Im very very excited to start my farrier career because my whole life i have been looking for a career in horses in someway and now ive found the perfect fit.

You will find this out after you start the school, but horseshoeing is not for everyone.
Although, I have a fear of people seeing me as too young to touch their horses. I am six foot six but i look a lot younger than i am which does not help my case either. Is this a legitimate concern? or will people generally trust me if im confident in my schooling and my knowledge?

Your probably going to get people that watch you work, very closely, until they get comfortable with what you are doing. Again, I would stress not going into the field until you are comfortable, and passing on work that is above your skill level. With that being said, I think you should never be scared and aproach every client like you are a professional and with confidence that you can do the work needed for their horses.
There is also the fact that i am 6'6. most of the farriers i see are around 5'6 to maybe 5'10. Are there any other farriers out there around my height, and if so are you suffering from your height?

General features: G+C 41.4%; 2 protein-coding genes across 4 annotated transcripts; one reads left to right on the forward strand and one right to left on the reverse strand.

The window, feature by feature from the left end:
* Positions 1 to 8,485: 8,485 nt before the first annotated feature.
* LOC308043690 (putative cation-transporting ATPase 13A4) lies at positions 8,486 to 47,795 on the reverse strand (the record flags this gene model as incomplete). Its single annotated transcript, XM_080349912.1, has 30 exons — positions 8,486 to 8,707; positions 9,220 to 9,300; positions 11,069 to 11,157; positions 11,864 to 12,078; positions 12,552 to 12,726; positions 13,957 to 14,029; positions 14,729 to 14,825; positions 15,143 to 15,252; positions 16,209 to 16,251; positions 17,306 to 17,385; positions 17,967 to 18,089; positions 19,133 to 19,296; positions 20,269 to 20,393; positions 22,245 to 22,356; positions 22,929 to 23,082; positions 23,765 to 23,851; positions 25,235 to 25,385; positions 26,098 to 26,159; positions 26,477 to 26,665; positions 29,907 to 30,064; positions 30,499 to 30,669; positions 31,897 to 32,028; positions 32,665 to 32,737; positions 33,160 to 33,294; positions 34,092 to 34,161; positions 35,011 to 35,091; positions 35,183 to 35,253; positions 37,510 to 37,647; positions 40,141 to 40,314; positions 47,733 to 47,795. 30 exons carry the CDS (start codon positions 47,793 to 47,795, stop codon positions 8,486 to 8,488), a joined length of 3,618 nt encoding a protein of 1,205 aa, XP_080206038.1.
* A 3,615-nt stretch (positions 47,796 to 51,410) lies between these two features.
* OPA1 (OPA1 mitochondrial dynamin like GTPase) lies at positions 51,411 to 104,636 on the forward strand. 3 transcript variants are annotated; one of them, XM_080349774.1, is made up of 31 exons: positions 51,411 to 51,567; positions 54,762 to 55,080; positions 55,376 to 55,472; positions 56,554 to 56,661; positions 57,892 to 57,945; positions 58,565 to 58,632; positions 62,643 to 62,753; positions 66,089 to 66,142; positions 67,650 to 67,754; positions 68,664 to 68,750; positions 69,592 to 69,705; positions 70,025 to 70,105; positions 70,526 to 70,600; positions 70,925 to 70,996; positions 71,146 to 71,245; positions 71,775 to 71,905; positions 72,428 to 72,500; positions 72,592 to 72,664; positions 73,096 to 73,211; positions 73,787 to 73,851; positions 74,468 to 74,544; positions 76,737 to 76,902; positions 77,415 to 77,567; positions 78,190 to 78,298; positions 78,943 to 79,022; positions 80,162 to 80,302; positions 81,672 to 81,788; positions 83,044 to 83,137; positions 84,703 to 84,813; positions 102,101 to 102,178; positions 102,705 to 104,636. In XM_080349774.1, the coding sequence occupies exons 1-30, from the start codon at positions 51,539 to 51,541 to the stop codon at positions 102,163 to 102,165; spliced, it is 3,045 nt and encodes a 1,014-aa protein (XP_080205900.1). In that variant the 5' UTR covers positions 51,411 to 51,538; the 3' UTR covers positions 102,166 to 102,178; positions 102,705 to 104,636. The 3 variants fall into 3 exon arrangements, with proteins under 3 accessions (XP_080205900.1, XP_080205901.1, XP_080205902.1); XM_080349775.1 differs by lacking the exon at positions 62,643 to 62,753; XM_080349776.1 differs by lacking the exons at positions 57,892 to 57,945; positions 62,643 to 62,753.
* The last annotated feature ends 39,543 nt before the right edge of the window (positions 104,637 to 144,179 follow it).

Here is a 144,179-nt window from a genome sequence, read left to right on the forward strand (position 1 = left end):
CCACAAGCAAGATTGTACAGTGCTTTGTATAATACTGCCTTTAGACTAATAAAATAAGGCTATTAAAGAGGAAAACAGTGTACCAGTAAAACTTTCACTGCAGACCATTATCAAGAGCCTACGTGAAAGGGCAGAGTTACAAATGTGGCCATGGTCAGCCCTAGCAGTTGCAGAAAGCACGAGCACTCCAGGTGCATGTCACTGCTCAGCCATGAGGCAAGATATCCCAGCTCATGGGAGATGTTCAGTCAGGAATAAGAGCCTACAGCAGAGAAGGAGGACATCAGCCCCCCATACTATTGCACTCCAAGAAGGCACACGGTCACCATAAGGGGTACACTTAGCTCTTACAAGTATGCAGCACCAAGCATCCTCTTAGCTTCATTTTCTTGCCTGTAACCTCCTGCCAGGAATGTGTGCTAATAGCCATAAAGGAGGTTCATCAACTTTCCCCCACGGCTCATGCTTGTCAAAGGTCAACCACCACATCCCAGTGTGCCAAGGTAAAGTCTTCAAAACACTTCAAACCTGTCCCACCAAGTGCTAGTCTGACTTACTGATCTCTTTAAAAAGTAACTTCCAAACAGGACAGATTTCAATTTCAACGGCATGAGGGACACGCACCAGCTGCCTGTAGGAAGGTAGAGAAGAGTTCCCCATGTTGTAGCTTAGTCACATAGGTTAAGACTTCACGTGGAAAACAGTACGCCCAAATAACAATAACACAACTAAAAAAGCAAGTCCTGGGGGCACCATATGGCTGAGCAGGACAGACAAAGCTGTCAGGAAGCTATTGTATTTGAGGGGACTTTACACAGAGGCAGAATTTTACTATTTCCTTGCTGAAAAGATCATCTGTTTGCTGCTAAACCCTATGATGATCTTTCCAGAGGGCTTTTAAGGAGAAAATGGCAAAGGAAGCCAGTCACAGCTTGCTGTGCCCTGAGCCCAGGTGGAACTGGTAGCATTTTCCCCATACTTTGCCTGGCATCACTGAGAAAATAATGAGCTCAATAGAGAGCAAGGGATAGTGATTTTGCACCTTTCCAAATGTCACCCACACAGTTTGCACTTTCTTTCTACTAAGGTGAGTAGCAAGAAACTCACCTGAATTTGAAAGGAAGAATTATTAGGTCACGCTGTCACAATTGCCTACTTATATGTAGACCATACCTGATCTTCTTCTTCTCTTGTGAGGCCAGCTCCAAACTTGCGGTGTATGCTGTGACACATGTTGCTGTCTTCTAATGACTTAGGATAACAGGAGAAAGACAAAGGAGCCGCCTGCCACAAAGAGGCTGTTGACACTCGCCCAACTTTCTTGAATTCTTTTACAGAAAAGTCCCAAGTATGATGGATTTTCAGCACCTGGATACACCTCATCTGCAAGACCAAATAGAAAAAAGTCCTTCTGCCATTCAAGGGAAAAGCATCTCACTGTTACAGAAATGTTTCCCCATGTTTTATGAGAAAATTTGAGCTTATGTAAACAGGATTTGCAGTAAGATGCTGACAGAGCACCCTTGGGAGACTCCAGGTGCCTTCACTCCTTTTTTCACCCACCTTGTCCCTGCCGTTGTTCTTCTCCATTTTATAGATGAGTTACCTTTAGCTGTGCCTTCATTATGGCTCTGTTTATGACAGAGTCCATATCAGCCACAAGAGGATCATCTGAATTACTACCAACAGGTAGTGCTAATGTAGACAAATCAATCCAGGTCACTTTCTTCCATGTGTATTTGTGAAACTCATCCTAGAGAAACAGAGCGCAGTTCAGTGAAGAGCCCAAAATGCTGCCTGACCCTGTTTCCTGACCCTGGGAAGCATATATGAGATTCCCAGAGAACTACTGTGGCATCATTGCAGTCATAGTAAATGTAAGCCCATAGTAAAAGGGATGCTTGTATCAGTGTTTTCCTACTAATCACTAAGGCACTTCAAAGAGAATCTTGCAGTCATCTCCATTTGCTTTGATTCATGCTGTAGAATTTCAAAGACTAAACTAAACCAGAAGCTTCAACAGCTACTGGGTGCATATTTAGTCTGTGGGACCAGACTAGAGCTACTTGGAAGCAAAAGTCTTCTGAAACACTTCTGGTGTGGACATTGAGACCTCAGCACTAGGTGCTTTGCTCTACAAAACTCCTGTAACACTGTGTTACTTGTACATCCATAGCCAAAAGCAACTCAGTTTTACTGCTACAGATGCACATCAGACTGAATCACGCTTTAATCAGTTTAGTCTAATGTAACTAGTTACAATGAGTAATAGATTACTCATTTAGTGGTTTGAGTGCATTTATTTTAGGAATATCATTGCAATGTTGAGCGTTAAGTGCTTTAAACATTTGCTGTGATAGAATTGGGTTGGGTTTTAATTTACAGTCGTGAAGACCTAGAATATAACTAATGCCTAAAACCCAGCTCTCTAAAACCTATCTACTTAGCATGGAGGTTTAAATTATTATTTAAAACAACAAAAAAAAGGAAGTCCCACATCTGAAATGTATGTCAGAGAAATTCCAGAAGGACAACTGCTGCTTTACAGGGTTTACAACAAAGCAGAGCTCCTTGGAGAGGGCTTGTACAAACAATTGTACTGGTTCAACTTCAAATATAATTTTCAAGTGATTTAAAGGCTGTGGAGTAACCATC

I think you will need to take care of your body regardless. Try to watch what you eat and try to exercise and stretch. Your body is the machine that does the work. Take care of it.
Cody Gilreath, CF
www.certifiedtexasfarrier.com
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RE:Starting a Farrier Career 14 Jul 2009 12:50 #30

  • tbloomer
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canadian wrote:
Do farriers usually charge more after getting their CJF certification?
That's a darned good question.

Passing the AFA Certified Journeyman Farrier Exams requires a substantial investment of time and money. Time for study and practice. Money for travel, clinics, exam fees, study material, and association memberships.

Your investment in the certification process will make you a better farrier, PERIOD. It builds your value. Higher value makes for higher potential return on investment.

Horse owners do not value certification. Heck, most of them don't give it any thought at all. What matters to horse owners is . . . . . . . . .

. . . . RELIABLE SERVICE!!!

You can become the most highly skilled, educated, slick-as-frog-snot horseshoer in your sandpile. But if you are late or no-show for appointments, don't return telephone calls promptly, don't replace lost shoes promptly, don't keep horses on schedule, then you aren't worth any more than a hack.
Tom Bloomer
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Here's the deal. I'm trying to keep it simple.